Around 16 students, faculty and staff gathered Tuesday night to share stories, advice and support about suicide during the second Light the Night’s suicide awareness event. Held in the Collegium, the event was aimed at following up and expanding dialogue about the reality of suicide on campus, in Seattle and around the world.
“We try to cater to people who have lost someone to suicide or who have struggled with it,” sophomore and event coordinator Nina Reisen said. “We wanted [the event] to serve as a reminder that there are people at SPU who support them.”
During the event, audience members watched videos and listened to speakers Monique Vanderbroucke, a sophomore, and Allison Soike, a 2003 Seattle Pacific alumna.
Vanderbroucke began by telling audience members about her past struggles with depression.
Vanderbrouke said that in fourth grade, she often contemplated the meaning of life. She remembers thinking about the sadness and tragedy surrounding many peoples’ lives and wondering how anyone could be happy.
Vanderbrouke recalls waking up every morning in seventh grade and feeling like she wasn’t good enough. Soon, she said that she began to experience panic attacks and develop eating disorders. Because of these, she said that her feelings of depression continued into high school.
“I would wake up in the mornings thinking, ‘I don’t understand; I’m doing all I can… I’m a devout Christian, and I hate my life,’ ” Vanderbrouke said.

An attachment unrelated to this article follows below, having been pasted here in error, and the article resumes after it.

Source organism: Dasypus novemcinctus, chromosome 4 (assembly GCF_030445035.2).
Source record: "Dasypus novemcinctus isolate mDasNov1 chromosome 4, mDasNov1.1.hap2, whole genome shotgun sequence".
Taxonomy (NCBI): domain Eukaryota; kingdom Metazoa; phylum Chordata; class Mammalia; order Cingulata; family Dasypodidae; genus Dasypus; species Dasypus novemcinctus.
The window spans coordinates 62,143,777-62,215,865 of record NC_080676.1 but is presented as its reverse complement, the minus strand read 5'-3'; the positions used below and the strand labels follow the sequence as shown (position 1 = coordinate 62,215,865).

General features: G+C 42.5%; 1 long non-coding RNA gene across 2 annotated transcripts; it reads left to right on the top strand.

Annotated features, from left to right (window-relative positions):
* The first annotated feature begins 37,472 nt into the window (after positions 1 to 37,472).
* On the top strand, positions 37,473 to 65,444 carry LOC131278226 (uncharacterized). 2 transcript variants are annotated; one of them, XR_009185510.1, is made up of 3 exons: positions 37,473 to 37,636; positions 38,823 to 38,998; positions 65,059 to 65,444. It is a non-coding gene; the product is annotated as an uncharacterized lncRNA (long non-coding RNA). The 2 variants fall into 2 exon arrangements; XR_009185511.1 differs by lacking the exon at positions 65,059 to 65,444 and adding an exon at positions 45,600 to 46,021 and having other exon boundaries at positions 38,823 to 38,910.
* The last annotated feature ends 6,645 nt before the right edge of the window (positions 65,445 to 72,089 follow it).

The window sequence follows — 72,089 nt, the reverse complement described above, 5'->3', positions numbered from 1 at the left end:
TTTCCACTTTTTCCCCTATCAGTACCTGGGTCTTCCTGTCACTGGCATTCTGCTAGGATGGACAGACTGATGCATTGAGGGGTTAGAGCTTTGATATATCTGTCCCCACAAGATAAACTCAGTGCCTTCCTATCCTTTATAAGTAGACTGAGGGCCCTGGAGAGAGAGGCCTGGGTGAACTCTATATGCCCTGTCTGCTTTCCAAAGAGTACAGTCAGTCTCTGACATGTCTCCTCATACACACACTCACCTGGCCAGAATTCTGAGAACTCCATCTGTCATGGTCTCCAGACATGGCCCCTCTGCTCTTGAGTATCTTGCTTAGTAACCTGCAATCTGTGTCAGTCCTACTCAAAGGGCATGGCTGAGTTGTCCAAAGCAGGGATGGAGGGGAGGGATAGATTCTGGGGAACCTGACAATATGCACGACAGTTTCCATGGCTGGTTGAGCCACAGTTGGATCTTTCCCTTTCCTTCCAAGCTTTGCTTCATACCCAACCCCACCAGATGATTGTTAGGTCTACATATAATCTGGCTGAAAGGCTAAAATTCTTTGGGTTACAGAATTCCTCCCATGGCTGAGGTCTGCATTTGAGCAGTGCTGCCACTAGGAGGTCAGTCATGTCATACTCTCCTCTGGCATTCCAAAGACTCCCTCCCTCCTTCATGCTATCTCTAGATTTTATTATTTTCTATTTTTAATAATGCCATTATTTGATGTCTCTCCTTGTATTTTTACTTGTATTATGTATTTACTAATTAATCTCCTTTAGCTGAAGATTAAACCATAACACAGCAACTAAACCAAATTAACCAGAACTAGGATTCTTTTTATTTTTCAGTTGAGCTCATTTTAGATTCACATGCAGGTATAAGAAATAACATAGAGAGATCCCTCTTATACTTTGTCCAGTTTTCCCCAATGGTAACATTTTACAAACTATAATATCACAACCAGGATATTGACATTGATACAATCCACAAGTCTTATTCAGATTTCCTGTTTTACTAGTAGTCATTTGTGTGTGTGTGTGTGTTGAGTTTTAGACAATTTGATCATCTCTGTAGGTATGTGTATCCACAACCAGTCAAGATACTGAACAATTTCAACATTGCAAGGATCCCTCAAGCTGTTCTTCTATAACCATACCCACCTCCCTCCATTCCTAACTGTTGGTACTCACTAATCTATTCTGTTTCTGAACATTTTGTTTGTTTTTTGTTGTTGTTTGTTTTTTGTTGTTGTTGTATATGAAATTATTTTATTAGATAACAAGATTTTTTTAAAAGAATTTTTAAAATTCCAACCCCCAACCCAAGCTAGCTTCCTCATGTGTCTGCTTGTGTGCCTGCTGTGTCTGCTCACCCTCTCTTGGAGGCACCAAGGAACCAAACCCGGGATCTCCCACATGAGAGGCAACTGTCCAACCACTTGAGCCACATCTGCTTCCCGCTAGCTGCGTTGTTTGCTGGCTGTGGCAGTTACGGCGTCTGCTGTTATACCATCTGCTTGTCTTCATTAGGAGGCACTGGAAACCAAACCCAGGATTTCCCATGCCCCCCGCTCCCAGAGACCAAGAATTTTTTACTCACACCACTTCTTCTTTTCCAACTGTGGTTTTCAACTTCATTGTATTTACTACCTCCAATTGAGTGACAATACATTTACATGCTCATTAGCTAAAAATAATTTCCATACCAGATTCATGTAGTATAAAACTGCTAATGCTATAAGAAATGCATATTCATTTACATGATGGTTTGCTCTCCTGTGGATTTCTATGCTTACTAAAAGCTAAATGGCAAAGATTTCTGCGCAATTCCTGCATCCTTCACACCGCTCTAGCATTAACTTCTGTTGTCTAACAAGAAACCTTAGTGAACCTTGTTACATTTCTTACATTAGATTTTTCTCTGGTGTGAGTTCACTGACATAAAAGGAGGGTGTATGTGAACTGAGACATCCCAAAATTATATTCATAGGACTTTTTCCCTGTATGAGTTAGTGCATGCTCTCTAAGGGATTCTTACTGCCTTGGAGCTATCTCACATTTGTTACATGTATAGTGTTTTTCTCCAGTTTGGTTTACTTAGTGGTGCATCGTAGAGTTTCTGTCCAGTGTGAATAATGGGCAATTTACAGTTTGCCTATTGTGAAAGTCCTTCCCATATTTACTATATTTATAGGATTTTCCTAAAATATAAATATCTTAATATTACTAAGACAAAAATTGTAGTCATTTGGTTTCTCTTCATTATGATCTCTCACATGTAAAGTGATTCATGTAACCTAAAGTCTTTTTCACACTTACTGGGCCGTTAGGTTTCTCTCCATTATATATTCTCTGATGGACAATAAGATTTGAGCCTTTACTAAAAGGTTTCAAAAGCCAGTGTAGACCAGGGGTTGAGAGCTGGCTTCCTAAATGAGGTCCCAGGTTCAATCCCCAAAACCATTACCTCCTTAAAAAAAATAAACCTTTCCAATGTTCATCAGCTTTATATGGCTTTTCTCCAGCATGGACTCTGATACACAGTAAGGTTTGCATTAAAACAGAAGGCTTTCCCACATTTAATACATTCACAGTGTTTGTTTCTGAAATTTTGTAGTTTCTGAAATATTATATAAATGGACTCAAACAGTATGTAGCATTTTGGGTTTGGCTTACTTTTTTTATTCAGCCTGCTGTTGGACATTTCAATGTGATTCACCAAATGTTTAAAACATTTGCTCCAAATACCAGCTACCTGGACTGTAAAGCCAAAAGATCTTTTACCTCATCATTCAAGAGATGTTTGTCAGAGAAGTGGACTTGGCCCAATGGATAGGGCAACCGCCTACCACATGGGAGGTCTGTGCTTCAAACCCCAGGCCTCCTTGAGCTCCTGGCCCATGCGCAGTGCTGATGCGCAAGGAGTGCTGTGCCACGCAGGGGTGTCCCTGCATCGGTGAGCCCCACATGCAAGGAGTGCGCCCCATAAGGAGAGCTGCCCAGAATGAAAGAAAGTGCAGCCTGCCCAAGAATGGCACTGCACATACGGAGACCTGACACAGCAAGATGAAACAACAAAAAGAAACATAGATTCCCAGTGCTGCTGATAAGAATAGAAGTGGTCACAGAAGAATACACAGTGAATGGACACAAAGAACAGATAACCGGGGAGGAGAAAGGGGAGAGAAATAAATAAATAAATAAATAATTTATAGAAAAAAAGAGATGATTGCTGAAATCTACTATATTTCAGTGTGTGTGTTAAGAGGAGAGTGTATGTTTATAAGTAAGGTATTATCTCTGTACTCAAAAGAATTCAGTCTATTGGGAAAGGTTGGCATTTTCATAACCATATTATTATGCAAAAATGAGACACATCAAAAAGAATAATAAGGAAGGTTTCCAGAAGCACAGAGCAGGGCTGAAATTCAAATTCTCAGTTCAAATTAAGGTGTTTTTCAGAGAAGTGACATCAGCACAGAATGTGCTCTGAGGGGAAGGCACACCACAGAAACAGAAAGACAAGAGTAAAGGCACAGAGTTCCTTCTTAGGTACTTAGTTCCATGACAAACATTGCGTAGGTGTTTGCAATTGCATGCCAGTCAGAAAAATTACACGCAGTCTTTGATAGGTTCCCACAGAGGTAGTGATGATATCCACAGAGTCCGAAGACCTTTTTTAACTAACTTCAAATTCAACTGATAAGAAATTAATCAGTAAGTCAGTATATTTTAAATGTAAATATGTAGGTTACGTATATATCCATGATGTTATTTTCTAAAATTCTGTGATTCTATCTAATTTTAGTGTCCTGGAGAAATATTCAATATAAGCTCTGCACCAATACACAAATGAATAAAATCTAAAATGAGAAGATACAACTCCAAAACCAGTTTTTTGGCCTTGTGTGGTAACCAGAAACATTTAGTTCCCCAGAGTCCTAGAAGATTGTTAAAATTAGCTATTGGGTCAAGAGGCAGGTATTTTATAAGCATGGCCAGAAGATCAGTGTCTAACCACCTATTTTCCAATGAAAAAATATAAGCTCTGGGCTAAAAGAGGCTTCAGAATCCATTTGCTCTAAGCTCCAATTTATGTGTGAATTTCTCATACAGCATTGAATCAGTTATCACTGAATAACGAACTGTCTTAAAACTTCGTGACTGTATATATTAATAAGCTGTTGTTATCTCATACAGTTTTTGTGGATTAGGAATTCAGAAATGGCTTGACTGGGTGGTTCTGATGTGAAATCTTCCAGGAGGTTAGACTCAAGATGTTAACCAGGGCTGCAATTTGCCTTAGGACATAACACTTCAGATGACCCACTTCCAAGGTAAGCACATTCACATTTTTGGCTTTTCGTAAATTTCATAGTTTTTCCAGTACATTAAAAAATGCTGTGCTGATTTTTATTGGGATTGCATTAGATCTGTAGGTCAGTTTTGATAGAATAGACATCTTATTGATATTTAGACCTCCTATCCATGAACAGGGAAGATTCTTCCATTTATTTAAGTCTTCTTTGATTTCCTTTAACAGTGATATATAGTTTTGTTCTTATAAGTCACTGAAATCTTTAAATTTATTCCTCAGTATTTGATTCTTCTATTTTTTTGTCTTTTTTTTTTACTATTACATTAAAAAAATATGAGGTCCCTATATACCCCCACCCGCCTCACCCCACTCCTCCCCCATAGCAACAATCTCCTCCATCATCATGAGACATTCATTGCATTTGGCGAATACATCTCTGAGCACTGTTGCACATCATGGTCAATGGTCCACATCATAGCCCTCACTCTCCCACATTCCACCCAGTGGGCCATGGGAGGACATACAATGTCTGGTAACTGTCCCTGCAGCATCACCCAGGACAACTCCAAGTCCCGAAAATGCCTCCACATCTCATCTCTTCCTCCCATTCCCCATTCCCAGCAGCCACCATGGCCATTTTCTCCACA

Vanderbrouke said that she remembers standing in front of her bathroom mirror one night with a handful of pills. Just before taking them, she started to think about her niece.
“I didn’t want her to live in a world where her aunt had committed suicide,” Vanderbrouke said.
Vanderbrouke, after this, began to work through her family and religious issues taking medication and investing in the communities she was connected with.
“This is the first time in my life I’ve ever really been happy,” Vanderbrouke said. “[It] feels good to be free of what I’ve been constrained and suffocated by my whole life.”
Soike told audience members about her experience losing her youngest brother to suicide 11 years ago. Growing up as the oldest of four kids in her family, Soike said that she embraced the responsibility that came with being the oldest sibling.
Two months before her graduation from SPU, Soike said she received a phone call informing her of her brother’s suicide. She remembers wondering why she hadn’t picked up on any signs or indicators about his troubled thoughts.
“Sometimes, it feels like 11 years, sometimes it feels like 11 days,” Soike said. “Sometimes, it feels like 11 lifetimes ago.”
Soike credits the support she received from her residence hall floor and other friends during her time at SPU as key to her eventual understanding and acceptance of her brother’s death.
Currently, Soike works at the Boys and Girls Club. She said that her experience with her brother’s suicide is one of the most powerful messages she can pass on to the teens she works with.
“I don’t want to be healed from my pain… I want to feel it,” Soike said. “Nothing could ever fill this hole in the shape of my brother … but I don’t want them to. It reminds me of who he was.”
Soike and Vanderbrouke ended the event by giving audience members advice about dealing with people who are struggling with suicidal thoughts.
“Ask questions … have grace,” Soike said. “Even if it feels like the wrong thing to say … it shows you want to talk.”